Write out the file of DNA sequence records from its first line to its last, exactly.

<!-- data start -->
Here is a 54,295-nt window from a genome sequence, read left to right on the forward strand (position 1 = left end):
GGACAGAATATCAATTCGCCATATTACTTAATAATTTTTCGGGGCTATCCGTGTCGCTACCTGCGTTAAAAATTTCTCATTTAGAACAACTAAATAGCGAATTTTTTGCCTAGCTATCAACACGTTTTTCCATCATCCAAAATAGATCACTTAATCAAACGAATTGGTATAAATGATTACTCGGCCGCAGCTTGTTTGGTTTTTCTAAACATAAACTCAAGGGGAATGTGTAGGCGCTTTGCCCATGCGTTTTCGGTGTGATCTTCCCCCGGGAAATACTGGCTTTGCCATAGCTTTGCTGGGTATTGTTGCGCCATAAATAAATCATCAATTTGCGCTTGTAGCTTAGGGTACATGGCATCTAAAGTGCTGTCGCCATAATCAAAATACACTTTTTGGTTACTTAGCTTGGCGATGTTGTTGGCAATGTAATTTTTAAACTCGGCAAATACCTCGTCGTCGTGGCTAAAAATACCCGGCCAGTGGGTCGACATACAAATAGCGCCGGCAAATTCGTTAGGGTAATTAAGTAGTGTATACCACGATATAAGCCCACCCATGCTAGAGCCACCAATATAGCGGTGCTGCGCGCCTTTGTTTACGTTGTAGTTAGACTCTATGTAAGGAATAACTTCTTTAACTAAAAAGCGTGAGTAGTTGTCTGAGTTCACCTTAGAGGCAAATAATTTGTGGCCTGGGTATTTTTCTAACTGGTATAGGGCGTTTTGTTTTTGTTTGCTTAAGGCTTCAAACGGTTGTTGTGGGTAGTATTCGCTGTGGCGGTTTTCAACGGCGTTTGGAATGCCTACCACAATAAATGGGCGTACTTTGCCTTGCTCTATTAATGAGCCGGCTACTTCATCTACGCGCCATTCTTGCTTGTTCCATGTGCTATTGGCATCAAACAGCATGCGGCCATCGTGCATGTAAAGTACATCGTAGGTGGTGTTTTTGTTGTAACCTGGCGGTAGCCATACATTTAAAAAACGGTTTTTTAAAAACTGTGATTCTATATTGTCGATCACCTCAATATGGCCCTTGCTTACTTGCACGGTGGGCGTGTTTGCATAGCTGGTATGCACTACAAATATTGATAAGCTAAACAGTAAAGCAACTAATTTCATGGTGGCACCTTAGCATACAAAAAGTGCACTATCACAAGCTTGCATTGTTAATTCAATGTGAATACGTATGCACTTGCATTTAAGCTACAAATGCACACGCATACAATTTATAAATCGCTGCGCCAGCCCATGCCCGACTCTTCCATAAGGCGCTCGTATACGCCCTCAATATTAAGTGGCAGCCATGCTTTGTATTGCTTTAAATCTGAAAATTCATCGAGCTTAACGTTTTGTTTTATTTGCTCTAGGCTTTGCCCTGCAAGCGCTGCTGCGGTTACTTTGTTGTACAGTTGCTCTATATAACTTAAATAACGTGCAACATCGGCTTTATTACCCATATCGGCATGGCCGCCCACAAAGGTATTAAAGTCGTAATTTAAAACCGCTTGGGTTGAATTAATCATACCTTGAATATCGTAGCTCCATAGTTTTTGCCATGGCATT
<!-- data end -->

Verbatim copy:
Here is a 54,295-nt window from a genome sequence, read left to right on the forward strand (position 1 = left end):
GGACAGAATATCAATTCGCCATATTACTTAATAATTTTTCGGGGCTATCCGTGTCGCTACCTGCGTTAAAAATTTCTCATTTAGAACAACTAAATAGCGAATTTTTTGCCTAGCTATCAACACGTTTTTCCATCATCCAAAATAGATCACTTAATCAAACGAATTGGTATAAATGATTACTCGGCCGCAGCTTGTTTGGTTTTTCTAAACATAAACTCAAGGGGAATGTGTAGGCGCTTTGCCCATGCGTTTTCGGTGTGATCTTCCCCCGGGAAATACTGGCTTTGCCATAGCTTTGCTGGGTATTGTTGCGCCATAAATAAATCATCAATTTGCGCTTGTAGCTTAGGGTACATGGCATCTAAAGTGCTGTCGCCATAATCAAAATACACTTTTTGGTTACTTAGCTTGGCGATGTTGTTGGCAATGTAATTTTTAAACTCGGCAAATACCTCGTCGTCGTGGCTAAAAATACCCGGCCAGTGGGTCGACATACAAATAGCGCCGGCAAATTCGTTAGGGTAATTAAGTAGTGTATACCACGATATAAGCCCACCCATGCTAGAGCCACCAATATAGCGGTGCTGCGCGCCTTTGTTTACGTTGTAGTTAGACTCTATGTAAGGAATAACTTCTTTAACTAAAAAGCGTGAGTAGTTGTCTGAGTTCACCTTAGAGGCAAATAATTTGTGGCCTGGGTATTTTTCTAACTGGTATAGGGCGTTTTGTTTTTGTTTGCTTAAGGCTTCAAACGGTTGTTGTGGGTAGTATTCGCTGTGGCGGTTTTCAACGGCGTTTGGAATGCCTACCACAATAAATGGGCGTACTTTGCCTTGCTCTATTAATGAGCCGGCTACTTCATCTACGCGCCATTCTTGCTTGTTCCATGTGCTATTGGCATCAAACAGCATGCGGCCATCGTGCATGTAAAGTACATCGTAGGTGGTGTTTTTGTTGTAACCTGGCGGTAGCCATACATTTAAAAAACGGTTTTTTAAAAACTGTGATTCTATATTGTCGATCACCTCAATATGGCCCTTGCTTACTTGCACGGTGGGCGTGTTTGCATAGCTGGTATGCACTACAAATATTGATAAGCTAAACAGTAAAGCAACTAATTTCATGGTGGCACCTTAGCATACAAAAAGTGCACTATCACAAGCTTGCATTGTTAATTCAATGTGAATACGTATGCACTTGCATTTAAGCTACAAATGCACACGCATACAATTTATAAATCGCTGCGCCAGCCCATGCCCGACTCTTCCATAAGGCGCTCGTATACGCCCTCAATATTAAGTGGCAGCCATGCTTTGTATTGCTTTAAATCTGAAAATTCATCGAGCTTAACGTTTTGTTTTATTTGCTCTAGGCTTTGCCCTGCAAGCGCTGCTGCGGTTACTTTGTTGTACAGTTGCTCTATATAACTTAAATAACGTGCAACATCGGCTTTATTACCCATATCGGCATGGCCGCCCACAAAGGTATTAAAGTCGTAATTTAAAACCGCTTGGGTTGAATTAATCATACCTTGAATATCGTAGCTCCATAGTTTTTGCCATGGCATT